If we didn't know better we would think the year was not 5776 but 5683. Why? Because based on the Jewish calendar and the recent actions of the Judicial Board of UCLA's student council, the nearly century-old struggle against anti-Semitism continues on college campuses.
Just ask second-year econ major Rachel Beyda, 20, who, according to the New York Times, was denied a spot on the Board after one of the members of the Undergraduate Students Association Council asked the prospective lawyer a most unusual question.
"Given that you are a Jewish student and very active in the Jewish community," Council member Fabienne Roth asked Beyda, "how do you see yourself being able to maintain an unbiased view?" What? This is 2015, right? Not 1922, when Jewish Americans were often denied jobs, membership in clubs and enrollment at universities such as Harvard, which considered a quota system for Jewish students.
The Times reported that after Beyda was excused from the room, the council debated about whether her faith and affiliation with Jewish organizations (including her sorority and on-campus Hillel student group) meant that she might be biased when dealing with sensitive issues that came before the board, the campus equivalent of a student Supreme Court. One member said Beyda -- who has "great" grades and two law internships under her belt -- was "a great candidate and literally knows everything and had a fair interview and she's fantastic."
The debate was captured in written minutes and on video and, in a meeting that took place on Feb. 10, the first ballot rejected Beyda's nomination, with four members voting against her. After a faculty advisor pointed out that membership in Jewish organizations was not a conflict of interest a revote ended in a unanimous approval for the president-elect of the Sigma Alpha Epsilon Pi Jewish sorority.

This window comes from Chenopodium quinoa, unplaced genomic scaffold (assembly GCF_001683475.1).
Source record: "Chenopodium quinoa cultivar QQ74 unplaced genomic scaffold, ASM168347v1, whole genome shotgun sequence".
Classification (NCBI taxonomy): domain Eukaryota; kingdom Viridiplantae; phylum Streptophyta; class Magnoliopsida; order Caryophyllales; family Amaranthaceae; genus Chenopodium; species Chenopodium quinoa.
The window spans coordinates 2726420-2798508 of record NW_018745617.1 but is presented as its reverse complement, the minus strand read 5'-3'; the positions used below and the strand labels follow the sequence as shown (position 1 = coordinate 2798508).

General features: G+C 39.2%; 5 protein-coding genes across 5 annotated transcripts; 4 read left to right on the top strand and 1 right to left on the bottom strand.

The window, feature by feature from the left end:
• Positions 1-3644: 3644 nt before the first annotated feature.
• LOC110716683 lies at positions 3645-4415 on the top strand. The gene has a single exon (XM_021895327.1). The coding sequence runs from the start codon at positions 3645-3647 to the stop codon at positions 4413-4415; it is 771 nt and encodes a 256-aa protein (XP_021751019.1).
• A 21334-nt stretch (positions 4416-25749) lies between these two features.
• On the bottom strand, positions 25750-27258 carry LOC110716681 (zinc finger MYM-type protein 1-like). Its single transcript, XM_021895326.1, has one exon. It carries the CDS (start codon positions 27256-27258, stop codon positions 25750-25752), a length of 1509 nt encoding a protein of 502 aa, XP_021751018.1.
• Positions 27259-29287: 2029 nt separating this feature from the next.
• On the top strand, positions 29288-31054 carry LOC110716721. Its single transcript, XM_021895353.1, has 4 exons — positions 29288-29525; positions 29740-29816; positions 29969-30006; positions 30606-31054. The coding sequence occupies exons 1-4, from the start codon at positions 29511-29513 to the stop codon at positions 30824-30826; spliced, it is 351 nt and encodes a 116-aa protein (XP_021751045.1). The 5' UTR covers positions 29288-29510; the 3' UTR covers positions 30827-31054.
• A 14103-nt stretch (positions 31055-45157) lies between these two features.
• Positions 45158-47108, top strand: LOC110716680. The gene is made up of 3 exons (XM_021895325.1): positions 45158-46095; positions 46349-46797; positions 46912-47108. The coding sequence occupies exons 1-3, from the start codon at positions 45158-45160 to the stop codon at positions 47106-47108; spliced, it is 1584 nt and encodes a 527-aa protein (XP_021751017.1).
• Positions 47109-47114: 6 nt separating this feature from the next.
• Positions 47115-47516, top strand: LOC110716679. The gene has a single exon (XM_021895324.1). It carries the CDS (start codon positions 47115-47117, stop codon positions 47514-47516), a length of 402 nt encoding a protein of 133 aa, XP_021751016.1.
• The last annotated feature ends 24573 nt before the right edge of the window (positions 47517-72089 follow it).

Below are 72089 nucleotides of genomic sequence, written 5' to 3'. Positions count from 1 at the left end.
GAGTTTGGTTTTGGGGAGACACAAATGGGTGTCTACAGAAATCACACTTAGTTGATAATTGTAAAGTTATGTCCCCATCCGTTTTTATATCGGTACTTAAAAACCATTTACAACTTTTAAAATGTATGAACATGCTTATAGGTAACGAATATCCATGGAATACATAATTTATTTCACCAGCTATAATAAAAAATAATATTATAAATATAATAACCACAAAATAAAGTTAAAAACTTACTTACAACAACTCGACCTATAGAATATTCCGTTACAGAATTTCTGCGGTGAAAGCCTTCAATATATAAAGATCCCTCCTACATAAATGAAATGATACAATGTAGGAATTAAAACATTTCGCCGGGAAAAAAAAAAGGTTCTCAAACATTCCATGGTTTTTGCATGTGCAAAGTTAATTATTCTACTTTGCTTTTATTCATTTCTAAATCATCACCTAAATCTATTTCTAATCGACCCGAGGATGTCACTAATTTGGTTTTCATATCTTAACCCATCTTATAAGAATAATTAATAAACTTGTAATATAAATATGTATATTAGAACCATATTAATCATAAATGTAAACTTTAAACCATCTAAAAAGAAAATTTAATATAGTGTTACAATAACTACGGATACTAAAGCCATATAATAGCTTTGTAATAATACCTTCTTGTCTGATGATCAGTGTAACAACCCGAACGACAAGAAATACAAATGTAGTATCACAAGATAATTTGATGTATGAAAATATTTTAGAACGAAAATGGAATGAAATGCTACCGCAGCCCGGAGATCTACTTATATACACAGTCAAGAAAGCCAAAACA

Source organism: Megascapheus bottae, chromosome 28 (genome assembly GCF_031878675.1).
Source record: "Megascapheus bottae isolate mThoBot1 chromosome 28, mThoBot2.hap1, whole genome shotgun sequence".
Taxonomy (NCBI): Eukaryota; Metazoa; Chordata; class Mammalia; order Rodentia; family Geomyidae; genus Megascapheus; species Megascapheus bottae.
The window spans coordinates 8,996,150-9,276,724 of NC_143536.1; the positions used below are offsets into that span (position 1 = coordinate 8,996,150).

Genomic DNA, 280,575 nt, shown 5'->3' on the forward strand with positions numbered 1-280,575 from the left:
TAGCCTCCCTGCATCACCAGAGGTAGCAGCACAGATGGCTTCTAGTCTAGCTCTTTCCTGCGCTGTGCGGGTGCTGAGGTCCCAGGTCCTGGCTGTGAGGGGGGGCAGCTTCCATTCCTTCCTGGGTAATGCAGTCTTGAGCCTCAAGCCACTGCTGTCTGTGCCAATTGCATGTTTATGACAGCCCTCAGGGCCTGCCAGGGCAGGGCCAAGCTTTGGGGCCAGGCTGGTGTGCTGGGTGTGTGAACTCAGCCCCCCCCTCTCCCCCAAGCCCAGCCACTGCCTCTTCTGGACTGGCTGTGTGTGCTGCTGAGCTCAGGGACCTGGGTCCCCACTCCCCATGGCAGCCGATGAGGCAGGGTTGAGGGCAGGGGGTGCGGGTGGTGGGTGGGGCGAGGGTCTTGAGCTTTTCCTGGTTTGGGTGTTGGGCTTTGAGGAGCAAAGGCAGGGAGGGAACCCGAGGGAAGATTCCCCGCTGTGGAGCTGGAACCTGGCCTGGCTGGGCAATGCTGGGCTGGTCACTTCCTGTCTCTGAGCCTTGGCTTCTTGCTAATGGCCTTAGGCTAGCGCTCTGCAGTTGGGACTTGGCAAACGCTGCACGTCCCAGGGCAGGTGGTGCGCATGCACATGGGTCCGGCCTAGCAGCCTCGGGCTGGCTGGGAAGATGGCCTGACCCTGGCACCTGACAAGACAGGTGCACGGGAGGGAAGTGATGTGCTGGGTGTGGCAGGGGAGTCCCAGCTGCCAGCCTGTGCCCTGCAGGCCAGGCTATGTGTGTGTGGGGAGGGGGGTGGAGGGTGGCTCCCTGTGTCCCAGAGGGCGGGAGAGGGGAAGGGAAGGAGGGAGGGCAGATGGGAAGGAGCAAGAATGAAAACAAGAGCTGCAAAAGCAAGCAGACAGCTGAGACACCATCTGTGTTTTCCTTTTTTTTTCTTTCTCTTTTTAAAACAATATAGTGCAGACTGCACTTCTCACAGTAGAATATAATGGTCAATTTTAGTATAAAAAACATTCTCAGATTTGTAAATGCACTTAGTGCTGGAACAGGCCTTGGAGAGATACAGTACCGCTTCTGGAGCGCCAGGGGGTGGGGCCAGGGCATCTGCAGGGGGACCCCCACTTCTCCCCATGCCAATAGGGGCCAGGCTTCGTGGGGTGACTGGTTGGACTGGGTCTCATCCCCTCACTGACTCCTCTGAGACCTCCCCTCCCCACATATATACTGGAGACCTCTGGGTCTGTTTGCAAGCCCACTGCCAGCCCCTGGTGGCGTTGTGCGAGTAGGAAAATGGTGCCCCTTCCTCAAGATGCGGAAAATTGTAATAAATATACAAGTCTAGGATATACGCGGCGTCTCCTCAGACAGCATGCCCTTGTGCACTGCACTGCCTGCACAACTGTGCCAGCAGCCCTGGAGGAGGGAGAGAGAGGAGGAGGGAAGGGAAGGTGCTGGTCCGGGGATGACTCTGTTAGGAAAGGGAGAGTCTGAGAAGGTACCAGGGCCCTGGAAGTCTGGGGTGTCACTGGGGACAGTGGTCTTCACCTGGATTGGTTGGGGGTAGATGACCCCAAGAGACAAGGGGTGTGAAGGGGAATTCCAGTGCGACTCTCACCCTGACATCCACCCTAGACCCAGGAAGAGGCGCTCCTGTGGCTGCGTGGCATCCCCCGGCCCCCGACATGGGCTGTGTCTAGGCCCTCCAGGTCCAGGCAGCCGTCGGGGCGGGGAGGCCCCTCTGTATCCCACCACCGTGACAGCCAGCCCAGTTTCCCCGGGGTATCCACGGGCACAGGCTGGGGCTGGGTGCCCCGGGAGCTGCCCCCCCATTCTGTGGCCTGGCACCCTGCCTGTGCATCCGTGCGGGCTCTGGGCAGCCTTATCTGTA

"We don’t like to wave the flag of anti-Semitism, but this is different," Rabbi Aaron Lerner, the incoming executive director of the Hillel chapter at U.C.L.A. said of the initial vote, which has caused ongoing tension on the 29,000-student campus. "This is bigotry. This is discriminating against someone because of their identity." The four students who originally opposed the nomination wrote a letter of apology in which they said their intentions were never to "attack, insult or delegitimize the identity of an individual or people."
The co-author of a recent study on anti-Semitism against college students called the U.C.L.A. incident "egregious and startling." Barry A. Kosmin, whose "National Demographic Survey
of American Jewish College Students 2014: Anti-Semitism Report" came out last month, said "If they had used this with any other group — sexual, racial, any kind of identity group — they would have realized it was illegal." Beyda declined to comment on the controversy due to her role not the Judicial Board, which includes hearing challenges to the constitutionality of council's actions.
Check out Look Different for resources about anti-Jewish bias.